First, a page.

The Great Ocean Walk – Cape Otway Lighthouse to Castle Cove

 The Great Ocean Road was built by returned soldiers after the First World War and is punctuated along the way by numerous shipwrecks. Often the ships concerned were aiming for Melbourne but perished against the unforgiving coastline.  In 2006 the Great Ocean Walk, a bushwalk traversing 104 kilometres from Apollo Bay to Glenample Homestead  near Port Campbell, was opened. Doing the walk, or parts of it, has been on my ‘to do’ list for some time. 

 The section of the Walk I had in mind was from the Cape Otway Lighthouse to Castle Cove.  There are several ways to tackle it, ranging from the sublime (paying someone else to arrange accommodation, food and walking guides) to the ridiculous (carrying your own camping gear and food, and at the end of a long way, when you are dead tired, wait for this, wait for it – setting up your tent yourself and cooking your own food).

 Neither option was my choice. One was too expensive. the other too insane (meaning no disrespect to campers and walkers who cheerfully carry their own gear and food for miles and who are clearly possessed of way more fortitude, and bigger balls, metaphorically speaking, than I).

So I chose to do a one day walk and to be picked up at the end by a local shuttle service and delivered back to my car at the point of origin. At 8.00am in the morning I parked my car at the Cape Otway Lighthouse, found the signposts to the walk, and set off.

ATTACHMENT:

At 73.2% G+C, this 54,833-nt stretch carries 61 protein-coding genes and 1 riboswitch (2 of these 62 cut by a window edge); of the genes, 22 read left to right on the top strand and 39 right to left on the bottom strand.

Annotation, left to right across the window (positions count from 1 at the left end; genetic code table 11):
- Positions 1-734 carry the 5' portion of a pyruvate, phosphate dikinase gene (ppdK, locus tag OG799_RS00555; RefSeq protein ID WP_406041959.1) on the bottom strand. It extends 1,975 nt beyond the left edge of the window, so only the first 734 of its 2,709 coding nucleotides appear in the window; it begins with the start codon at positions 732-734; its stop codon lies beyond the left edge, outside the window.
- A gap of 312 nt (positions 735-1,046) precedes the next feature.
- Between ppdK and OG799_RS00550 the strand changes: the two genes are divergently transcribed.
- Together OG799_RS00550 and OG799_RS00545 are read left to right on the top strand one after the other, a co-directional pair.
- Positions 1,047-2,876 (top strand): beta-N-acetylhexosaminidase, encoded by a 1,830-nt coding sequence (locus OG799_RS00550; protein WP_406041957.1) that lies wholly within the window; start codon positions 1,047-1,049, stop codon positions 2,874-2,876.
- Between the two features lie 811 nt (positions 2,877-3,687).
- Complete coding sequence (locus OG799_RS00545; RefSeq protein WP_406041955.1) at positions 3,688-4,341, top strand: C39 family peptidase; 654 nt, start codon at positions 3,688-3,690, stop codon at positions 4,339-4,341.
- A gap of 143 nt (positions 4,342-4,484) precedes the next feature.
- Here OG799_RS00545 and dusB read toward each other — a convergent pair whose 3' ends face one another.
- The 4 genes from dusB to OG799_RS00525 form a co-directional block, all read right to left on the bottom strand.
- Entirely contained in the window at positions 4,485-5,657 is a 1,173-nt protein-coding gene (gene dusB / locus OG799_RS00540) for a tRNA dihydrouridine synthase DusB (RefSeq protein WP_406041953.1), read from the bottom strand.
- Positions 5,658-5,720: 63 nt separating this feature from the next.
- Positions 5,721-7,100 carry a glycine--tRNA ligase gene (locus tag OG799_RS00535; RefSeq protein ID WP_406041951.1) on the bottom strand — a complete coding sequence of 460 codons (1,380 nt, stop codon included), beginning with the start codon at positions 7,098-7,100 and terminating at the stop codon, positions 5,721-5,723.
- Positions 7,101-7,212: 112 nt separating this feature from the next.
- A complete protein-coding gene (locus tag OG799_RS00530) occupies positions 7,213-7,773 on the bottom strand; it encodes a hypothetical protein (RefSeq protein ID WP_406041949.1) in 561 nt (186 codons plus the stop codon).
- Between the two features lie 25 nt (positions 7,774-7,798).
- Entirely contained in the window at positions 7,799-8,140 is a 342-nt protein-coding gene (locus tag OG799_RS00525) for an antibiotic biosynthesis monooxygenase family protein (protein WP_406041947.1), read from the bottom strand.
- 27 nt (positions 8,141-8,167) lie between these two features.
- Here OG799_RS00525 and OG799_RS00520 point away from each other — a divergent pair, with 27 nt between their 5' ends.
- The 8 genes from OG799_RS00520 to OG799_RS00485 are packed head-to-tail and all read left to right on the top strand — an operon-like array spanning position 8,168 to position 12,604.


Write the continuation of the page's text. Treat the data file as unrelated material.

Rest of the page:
The trail was completely deserted. I ignored nagging feelings of unease (single woman, you’re by yourself, not safe, etc etc) and plodded on. In no time at all I found myself pretending to be William Buckley the Wild White Man, who in 1803 escaped from a convict settlement and walked around Port Phillip Bay for months before having any contact with anyone else. (Did you start having hallucinations? I was asked by a relative at Christmas).

I aint no William Buckley, but the Walk afforded a wonderful glimpse of what the Victorian coast must have been like in pre-European days.

I actually didn’t see another soul for three and a half hours before I met a park ranger at the Aire River camping ground- a little short of Buckley’s achievement, but never mind. 

The wind in the bushes, the spectacular scenery, the ocean views, the occasional startled swamp wallaby and black cockatoo….I plodded on and on and on. I arrived at Castle Cove tired, happy, footsore, smug that I had managed a 15 km walk, and, if not quite hallucinating, then having very vivid fantasies of having a cold Bundaberg ginger beer served up to me on a silver platter.

Moral of the story is that it doesn’t kill you to walk 15 km by yourself. And it doesn’t kill you to not see another human being for three and a half hours. You see enough of the bloody things as it is.

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~ by margoforte12 on December 22, 2011.

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